Molly Hancuh is a student at the University of Minnesota Morris and an ISA Featured Blogger. She is currently studying abroad with ISA in Barcelona, Spain.
The sound inside Camp Nou is deafening.
“Llibertat” rings out, drowning out the announcers and the blow of the ref’s whistle.
It’s more than a cheer for their team; it’s a demand for their government. And it’s lived through one of the most beautiful aspects of Barcelona: the pride in their fùtbol club.
The call for Catalan Independence dates back to the 1920’s, but the spark was lit again in 2010 when the Constitutional Court of Spain ruled that the referendum in Catalonia was unconstitutional and seized the public sector of the region.
My host brother, who’s 15, asked me if I supported Barça while we watched the first leg of the Copa de Rey quarterfinal between Espanyol and Barça.
For him, cheering for a team other than Barça, especially Real Madrid or Espanyol, is as bad as voting against Catalan Independence. And he is not alone.
Catalan nationalism is ingrained in FC Barça.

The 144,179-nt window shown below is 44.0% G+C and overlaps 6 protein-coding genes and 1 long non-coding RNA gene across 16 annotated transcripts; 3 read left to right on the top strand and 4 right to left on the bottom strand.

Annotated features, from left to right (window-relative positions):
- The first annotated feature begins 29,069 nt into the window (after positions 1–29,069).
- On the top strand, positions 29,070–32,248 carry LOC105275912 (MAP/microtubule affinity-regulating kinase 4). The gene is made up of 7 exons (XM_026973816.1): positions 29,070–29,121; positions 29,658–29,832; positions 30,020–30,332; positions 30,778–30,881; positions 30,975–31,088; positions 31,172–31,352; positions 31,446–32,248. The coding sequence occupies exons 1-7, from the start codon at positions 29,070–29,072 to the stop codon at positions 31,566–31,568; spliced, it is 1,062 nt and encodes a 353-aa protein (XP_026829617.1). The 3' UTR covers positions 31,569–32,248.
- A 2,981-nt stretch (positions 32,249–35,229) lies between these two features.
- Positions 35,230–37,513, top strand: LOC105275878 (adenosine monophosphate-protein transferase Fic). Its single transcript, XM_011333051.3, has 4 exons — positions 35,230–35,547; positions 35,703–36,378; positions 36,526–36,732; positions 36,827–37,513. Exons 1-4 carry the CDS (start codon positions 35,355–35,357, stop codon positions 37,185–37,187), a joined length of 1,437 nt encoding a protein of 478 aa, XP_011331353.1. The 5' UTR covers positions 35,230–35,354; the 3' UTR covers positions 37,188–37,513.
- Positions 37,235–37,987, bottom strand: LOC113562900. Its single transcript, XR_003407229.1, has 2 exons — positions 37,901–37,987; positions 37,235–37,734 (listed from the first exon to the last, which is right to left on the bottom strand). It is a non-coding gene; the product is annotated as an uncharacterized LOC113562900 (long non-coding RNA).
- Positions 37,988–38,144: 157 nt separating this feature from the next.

It’s not just a team. It’s a sense of pride and one of the only aspects of life where Catalonians feel they are currently victorious (first place in La Liga).
Protesting through sports is nothing new to me after watching some of my favorite American football players take a knee to protest police brutality, but the FC Barça style of protest is not so abrupt. Neither is the protest style of Catalonians.
It’s not a disturbance in the norm, but a way of life. For citizens, that means peaceful protests, wearing pins with the Catalonia flag, and tying yellow ribbons around everything.
For FC Barça players, it means winning with their style.
Watching one FC Barça game will give you all the information you need to know about the Catalan way of life. Every moment is calculated, and nothing is rushed. They wait for their moment without being impatient.
So when the possession style of fùtbol they play results in win after win after win, the fans cheer louder to ensure their national government knows that they are their own region with a distinct style and identity.
It’s difficult for me not to get swept up in the emotion of Catalonian nationalism as living in Barcelona puts me in the heart of it. If nothing else, it’s given me a new view on identity. The difference between identifying as Catalan or Spanish or European here in Barcelona is not as fluid as cheering for both a home club and national team.
So if you ever find yourself in the ear-splitting atmosphere centered on Catalonian pride that is Camp Nou, embrace it with open arms and join in with the “Messi” cheer. You won’t regret it.
The world awaits…..discover it!